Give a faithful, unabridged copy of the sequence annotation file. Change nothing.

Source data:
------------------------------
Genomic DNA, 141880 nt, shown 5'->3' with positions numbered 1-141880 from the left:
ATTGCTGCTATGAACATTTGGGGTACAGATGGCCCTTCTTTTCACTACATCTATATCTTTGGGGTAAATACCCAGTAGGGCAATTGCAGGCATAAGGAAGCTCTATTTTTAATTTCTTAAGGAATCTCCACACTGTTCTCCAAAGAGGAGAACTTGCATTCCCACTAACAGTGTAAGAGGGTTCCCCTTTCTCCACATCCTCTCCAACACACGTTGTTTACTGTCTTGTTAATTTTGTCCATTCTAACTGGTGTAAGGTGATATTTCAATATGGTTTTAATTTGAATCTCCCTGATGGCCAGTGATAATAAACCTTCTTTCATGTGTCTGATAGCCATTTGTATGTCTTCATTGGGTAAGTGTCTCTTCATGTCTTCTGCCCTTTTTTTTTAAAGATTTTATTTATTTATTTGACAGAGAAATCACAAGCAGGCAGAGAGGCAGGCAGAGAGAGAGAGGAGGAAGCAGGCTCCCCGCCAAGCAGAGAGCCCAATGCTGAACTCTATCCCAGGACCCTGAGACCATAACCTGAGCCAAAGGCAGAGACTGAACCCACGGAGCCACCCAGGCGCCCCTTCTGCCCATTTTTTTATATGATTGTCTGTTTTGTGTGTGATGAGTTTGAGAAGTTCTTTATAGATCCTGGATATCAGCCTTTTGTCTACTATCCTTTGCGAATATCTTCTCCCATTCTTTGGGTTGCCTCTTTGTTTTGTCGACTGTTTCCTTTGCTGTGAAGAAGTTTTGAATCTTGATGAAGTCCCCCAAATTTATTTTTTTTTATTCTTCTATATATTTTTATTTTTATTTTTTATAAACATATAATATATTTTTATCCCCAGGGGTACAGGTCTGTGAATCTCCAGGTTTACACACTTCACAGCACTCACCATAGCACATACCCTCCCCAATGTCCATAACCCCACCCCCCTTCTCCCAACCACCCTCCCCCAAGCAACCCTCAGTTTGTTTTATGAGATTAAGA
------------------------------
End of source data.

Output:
Genomic DNA, 141880 nt, shown 5'->3' with positions numbered 1-141880 from the left:
ATTGCTGCTATGAACATTTGGGGTACAGATGGCCCTTCTTTTCACTACATCTATATCTTTGGGGTAAATACCCAGTAGGGCAATTGCAGGCATAAGGAAGCTCTATTTTTAATTTCTTAAGGAATCTCCACACTGTTCTCCAAAGAGGAGAACTTGCATTCCCACTAACAGTGTAAGAGGGTTCCCCTTTCTCCACATCCTCTCCAACACACGTTGTTTACTGTCTTGTTAATTTTGTCCATTCTAACTGGTGTAAGGTGATATTTCAATATGGTTTTAATTTGAATCTCCCTGATGGCCAGTGATAATAAACCTTCTTTCATGTGTCTGATAGCCATTTGTATGTCTTCATTGGGTAAGTGTCTCTTCATGTCTTCTGCCCTTTTTTTTTAAAGATTTTATTTATTTATTTGACAGAGAAATCACAAGCAGGCAGAGAGGCAGGCAGAGAGAGAGAGGAGGAAGCAGGCTCCCCGCCAAGCAGAGAGCCCAATGCTGAACTCTATCCCAGGACCCTGAGACCATAACCTGAGCCAAAGGCAGAGACTGAACCCACGGAGCCACCCAGGCGCCCCTTCTGCCCATTTTTTTATATGATTGTCTGTTTTGTGTGTGATGAGTTTGAGAAGTTCTTTATAGATCCTGGATATCAGCCTTTTGTCTACTATCCTTTGCGAATATCTTCTCCCATTCTTTGGGTTGCCTCTTTGTTTTGTCGACTGTTTCCTTTGCTGTGAAGAAGTTTTGAATCTTGATGAAGTCCCCCAAATTTATTTTTTTTTATTCTTCTATATATTTTTATTTTTATTTTTTATAAACATATAATATATTTTTATCCCCAGGGGTACAGGTCTGTGAATCTCCAGGTTTACACACTTCACAGCACTCACCATAGCACATACCCTCCCCAATGTCCATAACCCCACCCCCCTTCTCCCAACCACCCTCCCCCAAGCAACCCTCAGTTTGTTTTATGAGATTAAGA